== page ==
Louisville, KY: Westminster/ John Knox Press, 1993. 432 pp., $30.00.
A new psalter for the Presbyterian Church (U.S.A.). For many, psalm singing and the Scottish heritage are already synonymous. To be sure, the Presbyterian Hymnal (1991) contains many metrical psalms in a style similar to those found in the Psalter Hymnal. But what of the psalm texts in their original prose, in unmetered flow?
Enter responsorial psalmody. To honor both the Reformed ethos of full congregational participation and the proclamation of psalms in contemporary translation, the Psalter contains most of the psalms (some in a variety of musical styles) as well as 39 canticles for the assembly and/or its choral leaders to sing. Some are through-composed songs, while others are set to a chant formula. Psalm 2 is dramatized for readers who may be accompanied by a turbulent organ sound!
A responsorial psalm may be a meditation upon the Old Testament reading that immediately precedes it (according to the scheme of the Revised Common Lectionary), or it may be sung during communion. The theme of the psalm text is captured in a refrain to be sung by all before, after, and intermittently during each psalm. Music for the refrains may be an excerpt from a familiar hymn or Taize chant, or a newly composed accompanied tune. To assist congregational singing, responses are included in the appendix for photocopying into Sunday leaflets.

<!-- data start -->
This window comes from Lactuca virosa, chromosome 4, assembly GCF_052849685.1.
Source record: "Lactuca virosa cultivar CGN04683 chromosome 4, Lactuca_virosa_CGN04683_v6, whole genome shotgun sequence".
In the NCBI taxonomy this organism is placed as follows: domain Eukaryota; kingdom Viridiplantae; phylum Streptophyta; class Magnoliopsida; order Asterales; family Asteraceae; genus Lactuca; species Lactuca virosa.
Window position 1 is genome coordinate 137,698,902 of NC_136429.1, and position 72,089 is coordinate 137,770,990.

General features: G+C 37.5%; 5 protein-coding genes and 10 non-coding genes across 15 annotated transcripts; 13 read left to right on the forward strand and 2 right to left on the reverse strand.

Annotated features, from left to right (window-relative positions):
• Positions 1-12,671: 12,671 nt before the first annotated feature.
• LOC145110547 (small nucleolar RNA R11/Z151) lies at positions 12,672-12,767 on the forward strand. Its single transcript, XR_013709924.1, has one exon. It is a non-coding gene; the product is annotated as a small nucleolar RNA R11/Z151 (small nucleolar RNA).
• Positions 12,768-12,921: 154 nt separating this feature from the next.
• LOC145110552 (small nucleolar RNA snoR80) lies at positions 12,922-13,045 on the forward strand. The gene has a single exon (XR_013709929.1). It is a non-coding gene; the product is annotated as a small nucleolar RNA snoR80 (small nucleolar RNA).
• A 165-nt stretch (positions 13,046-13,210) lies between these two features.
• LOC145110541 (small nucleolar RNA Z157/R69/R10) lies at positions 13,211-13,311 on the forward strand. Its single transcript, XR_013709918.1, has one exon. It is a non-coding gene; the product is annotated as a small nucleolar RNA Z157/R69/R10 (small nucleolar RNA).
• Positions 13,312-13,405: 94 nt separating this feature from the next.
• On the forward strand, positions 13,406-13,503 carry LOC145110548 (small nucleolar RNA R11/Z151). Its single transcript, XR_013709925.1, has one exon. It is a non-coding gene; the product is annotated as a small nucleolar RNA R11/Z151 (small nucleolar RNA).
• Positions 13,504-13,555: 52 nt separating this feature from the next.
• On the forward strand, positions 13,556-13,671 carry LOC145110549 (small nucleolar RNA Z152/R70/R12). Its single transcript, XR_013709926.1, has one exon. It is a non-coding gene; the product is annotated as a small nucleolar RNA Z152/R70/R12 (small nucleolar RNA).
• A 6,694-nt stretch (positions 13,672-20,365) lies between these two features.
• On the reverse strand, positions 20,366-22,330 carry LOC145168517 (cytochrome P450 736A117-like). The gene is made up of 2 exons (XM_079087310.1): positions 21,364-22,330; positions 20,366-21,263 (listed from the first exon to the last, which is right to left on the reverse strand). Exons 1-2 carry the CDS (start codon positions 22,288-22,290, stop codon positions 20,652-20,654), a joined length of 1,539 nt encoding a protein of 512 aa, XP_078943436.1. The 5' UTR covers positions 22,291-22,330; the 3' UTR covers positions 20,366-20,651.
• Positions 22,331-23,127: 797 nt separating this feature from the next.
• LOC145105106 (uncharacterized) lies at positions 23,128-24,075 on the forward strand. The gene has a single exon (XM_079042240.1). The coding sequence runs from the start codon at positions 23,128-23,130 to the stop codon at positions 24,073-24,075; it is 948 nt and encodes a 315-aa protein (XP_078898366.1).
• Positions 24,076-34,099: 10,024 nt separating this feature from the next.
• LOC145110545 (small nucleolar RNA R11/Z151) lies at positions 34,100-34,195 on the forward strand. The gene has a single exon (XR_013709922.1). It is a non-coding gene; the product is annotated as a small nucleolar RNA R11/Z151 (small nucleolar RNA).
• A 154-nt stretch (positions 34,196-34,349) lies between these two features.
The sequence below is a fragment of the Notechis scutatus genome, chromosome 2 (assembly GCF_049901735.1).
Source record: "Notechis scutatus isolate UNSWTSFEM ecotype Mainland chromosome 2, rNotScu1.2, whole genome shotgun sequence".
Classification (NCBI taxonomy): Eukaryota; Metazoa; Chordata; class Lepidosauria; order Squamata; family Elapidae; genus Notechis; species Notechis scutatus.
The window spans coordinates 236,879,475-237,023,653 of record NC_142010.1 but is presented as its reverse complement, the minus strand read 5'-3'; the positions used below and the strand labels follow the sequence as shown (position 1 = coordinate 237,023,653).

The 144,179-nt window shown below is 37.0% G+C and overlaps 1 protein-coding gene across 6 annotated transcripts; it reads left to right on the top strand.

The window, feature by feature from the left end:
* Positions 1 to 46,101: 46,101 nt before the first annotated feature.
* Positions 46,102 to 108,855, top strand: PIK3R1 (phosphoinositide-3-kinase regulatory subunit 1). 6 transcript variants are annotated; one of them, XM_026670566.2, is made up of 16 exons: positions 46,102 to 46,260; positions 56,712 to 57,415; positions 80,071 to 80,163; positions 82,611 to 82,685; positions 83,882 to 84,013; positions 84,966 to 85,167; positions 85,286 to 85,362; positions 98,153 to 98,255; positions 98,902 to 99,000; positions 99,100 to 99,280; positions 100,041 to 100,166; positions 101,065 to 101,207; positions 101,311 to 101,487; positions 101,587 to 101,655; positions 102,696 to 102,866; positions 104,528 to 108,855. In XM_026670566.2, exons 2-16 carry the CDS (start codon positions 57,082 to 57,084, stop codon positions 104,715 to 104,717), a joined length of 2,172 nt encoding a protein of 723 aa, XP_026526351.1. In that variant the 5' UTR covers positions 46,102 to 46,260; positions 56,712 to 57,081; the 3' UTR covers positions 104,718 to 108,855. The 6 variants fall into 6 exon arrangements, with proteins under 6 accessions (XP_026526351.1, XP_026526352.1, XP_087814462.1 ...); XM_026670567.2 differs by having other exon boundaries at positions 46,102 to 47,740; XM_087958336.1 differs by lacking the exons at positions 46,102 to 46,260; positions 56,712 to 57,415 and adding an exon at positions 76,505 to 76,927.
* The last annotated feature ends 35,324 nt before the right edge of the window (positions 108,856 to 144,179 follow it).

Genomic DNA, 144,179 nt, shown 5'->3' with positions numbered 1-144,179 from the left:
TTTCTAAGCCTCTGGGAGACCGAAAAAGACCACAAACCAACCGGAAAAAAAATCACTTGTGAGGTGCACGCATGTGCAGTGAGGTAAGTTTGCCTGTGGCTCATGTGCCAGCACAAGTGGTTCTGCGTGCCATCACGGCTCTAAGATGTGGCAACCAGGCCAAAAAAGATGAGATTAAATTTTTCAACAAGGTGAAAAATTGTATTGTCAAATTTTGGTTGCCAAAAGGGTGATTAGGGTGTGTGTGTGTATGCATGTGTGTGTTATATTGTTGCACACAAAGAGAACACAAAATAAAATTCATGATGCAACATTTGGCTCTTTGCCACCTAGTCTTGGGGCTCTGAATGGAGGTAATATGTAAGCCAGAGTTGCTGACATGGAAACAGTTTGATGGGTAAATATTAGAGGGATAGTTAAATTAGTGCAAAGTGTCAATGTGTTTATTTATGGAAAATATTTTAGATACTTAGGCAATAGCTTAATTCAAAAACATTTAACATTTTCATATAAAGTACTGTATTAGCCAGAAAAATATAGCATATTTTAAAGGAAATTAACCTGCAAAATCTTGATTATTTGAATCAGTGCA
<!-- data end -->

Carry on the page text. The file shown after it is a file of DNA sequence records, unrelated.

To carry the psalm text itself, an ancient or Gelineau psalm tone or a modern "presby-tone" is provided for a choir or cantor. The verses are pointed. Thanks to an extremely clear layout, both beginners and seasoned worship leaders will find the materials readily accessible. The inclusive-language texts are drawn from several sources.
It will be a great boon for worship planners to have access to a choice of biblical song settings, particularly for the songs of the Easter Vigil. The Easter Proclamation, for example, appears in two versions; and the Lord's Prayer is offered in four styles.
This collection is truly alive in that many living composers are represented. There is also room for the gifts of readers, solo singers, choral groups, wind instrumentalists, and keyboard players. Guidelines for using the materials are included, as well as a helpful list of resources for singing the psalms.
A new psalter for Presbyterians? Yes. And happily, also for the rest of us who wish to pray and praise, making possible the psalmists desire: Let all the people sing!